Water Cooler Feb. 2015: How can a resume help me find a job?

by Melany Hallam

I have an up-to-date resume. Options: Yes/No Take the survey now!

resumeimageIt’s been 2015 for a month now and hopefully we’ve all recovered from overindulging this holiday season. I know it took me a while to get over my turkey-induced stupor. Now that our heads are clear, what next?

If your plan for the new year includes looking for a job or changing your career, one of the first things you’ll need is an up-to-date résumé. Resume writing has changed a lot since I was fresh out of school and applying for jobs. They’re no longer chronological listings of experience and education—they’re sales documents. In the new world of short attention spans, if your resume doesn’t catch an employer’s eye in eight to 10 seconds, it’ll go straight into the recycling bin.

So how do you make your resume stand out? Here’s a chance for you to get creative and even have some fun. For example, a former co-worker of mine used to glue triangles of brightly-coloured fabric to the top right corner of her resume so that human-resources people would notice it immediately as they flipped through the pile. This won’t work in the days of electronic job applications, but there are all kinds of new ways that you can make your resume stand out. Here’s a quick list of the most popular advice from online job search websites and recent blog posts:

  • One size doesn’t fit all – always tailor your resume to fit the job posting.
  • Design matters – make your resume stand out visually by using such things as pull-out boxes, colour, shading, clearly-defined sections, etc.
  • Keep it to one or two pages – no one reads more than that anyway.
  • In fact, some experts say that employers only look at the top third of your résumé, so make it count by using a “highlights” section of three or four bullet points at the top of the document.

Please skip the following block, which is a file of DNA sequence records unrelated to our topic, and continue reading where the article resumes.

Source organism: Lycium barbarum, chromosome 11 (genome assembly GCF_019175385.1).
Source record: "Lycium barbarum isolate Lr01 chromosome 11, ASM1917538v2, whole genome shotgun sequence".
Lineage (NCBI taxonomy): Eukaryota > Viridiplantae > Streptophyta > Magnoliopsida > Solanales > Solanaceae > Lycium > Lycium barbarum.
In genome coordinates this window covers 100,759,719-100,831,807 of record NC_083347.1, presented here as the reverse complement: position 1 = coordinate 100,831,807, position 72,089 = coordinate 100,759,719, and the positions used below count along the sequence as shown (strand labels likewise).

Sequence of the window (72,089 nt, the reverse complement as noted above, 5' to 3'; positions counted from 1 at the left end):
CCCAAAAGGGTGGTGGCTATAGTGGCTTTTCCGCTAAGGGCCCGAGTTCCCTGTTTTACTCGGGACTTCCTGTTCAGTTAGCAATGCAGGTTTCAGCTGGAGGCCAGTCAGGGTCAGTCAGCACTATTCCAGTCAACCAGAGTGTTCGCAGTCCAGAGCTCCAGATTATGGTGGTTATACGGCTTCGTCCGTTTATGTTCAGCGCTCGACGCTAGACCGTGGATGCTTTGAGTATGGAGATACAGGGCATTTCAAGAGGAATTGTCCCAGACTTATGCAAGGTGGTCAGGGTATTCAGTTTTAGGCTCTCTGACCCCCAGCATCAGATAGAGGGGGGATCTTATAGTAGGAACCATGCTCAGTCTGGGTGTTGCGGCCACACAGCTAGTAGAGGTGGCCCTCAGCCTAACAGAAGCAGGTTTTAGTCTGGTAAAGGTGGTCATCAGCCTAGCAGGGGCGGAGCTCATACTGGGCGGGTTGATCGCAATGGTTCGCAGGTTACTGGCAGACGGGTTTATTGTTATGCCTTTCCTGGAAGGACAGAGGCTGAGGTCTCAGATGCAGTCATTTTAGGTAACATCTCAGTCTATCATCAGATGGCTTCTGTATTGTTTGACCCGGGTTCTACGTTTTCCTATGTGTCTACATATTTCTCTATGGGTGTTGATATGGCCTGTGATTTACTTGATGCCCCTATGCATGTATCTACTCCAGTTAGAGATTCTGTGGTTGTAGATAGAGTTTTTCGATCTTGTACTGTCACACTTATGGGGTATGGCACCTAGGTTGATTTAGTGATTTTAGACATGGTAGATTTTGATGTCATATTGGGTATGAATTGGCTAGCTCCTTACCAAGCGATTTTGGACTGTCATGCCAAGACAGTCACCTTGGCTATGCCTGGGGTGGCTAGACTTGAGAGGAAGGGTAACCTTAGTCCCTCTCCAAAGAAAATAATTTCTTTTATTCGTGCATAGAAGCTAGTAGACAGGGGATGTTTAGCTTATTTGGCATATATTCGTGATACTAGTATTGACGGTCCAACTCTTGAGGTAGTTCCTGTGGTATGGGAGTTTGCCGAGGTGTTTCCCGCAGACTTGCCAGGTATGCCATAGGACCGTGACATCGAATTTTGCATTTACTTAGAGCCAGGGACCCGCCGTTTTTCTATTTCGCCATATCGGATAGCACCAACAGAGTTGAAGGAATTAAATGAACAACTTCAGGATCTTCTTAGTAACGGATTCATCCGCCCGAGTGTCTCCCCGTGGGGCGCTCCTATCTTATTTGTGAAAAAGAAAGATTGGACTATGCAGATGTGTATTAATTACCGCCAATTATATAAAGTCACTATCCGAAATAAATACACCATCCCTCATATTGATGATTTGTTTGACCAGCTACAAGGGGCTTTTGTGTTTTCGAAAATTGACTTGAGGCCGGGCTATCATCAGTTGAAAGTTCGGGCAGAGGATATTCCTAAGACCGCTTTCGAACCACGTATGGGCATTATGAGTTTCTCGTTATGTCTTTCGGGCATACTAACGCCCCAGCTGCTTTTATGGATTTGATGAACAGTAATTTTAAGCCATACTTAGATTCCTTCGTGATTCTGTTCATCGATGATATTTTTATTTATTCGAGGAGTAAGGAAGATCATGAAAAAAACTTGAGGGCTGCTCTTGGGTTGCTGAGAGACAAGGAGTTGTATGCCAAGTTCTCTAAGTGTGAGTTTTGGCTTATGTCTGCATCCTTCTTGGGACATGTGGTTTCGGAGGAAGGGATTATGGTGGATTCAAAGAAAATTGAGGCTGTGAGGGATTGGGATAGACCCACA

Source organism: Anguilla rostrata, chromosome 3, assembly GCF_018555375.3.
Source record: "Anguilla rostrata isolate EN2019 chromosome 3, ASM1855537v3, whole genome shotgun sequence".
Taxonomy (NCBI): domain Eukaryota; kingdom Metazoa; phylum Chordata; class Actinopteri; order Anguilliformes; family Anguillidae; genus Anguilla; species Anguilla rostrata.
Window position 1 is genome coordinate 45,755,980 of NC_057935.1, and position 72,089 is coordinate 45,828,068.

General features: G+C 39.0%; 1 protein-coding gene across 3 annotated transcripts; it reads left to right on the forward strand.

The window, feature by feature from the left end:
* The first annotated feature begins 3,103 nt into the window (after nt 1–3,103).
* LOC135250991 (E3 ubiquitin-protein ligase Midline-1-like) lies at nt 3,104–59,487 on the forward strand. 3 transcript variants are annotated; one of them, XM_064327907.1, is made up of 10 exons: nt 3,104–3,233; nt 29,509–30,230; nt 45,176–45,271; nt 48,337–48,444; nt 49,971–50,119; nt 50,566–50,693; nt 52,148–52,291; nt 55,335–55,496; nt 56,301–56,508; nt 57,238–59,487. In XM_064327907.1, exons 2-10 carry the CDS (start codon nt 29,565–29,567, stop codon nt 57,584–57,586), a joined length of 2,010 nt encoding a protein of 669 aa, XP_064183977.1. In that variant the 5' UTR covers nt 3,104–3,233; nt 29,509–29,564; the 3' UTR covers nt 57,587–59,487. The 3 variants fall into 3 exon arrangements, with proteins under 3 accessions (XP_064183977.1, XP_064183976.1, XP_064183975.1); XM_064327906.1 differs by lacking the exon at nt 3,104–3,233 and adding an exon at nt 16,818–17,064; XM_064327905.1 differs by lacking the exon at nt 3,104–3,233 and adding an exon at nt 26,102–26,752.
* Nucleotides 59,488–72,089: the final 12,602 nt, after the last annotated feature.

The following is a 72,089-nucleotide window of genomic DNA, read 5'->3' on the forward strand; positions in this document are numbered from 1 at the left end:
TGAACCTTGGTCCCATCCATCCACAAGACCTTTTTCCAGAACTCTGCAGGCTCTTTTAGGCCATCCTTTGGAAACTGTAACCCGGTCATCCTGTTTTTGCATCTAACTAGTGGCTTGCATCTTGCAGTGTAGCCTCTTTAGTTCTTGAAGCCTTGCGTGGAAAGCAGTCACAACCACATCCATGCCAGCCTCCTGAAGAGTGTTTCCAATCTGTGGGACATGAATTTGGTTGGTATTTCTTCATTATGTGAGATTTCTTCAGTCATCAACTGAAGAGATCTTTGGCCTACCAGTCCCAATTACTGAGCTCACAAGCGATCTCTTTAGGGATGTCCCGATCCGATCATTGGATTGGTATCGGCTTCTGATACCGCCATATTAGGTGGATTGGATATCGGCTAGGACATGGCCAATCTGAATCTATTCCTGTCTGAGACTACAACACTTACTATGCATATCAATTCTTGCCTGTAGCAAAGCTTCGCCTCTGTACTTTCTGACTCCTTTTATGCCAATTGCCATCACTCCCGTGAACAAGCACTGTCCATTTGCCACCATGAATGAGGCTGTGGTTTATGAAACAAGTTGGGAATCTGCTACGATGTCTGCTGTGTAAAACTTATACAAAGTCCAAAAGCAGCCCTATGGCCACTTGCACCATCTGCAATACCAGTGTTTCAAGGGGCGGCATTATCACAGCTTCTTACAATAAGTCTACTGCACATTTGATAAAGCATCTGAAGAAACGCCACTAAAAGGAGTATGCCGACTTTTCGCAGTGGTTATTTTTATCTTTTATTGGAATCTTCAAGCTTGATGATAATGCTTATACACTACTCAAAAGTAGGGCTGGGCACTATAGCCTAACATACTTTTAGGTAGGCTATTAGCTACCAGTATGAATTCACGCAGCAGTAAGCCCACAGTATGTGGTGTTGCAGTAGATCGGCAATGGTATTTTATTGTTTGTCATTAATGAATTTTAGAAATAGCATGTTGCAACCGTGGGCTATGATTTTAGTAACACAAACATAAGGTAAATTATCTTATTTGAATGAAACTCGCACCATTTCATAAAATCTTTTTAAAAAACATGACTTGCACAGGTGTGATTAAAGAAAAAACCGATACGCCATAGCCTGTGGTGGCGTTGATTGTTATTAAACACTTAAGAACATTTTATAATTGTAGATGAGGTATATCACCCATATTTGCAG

• It’s all about getting things done, so use active words to describe your achievements. Examples: managed (instead of “selected as supervisor”), created a database (instead of “a database was used”), completed project (instead of “the project was completed”).
  • Generic statements are a waste of space – include information that is unique to YOU.
  • Review your resume from the point of view of an employer (or ask a trusted friend to look at it for you) – how easy is it to identify skills relevant to the job you’re applying for?
  • Email your resume as a PDF – because you never know how badly someone else’s Word default settings will mangle your formatting.
  • Spell check, spell check, spell check! Because no one will take you seriously if you don’t. I can’t tell you how many résumés I’ve tossed out because the applicant didn’t pay attention to detail.

 

Tips for job seekers age 50+:

  • Age proof your resume by including only the last 15 years or so.
  • Don’t include dates but, rather, use a functional resume describing skills and achievements (this is good advice for anyone, but especially so for older job seekers).
  • Describe how you’ve used technology in your work, and what it has helped you accomplish. If you have nothing to say, you have some work to do!

Tip from left field:

  • Create a short video introduction of yourself and link to your resume. Here’s an example:

Other helpful links:

 

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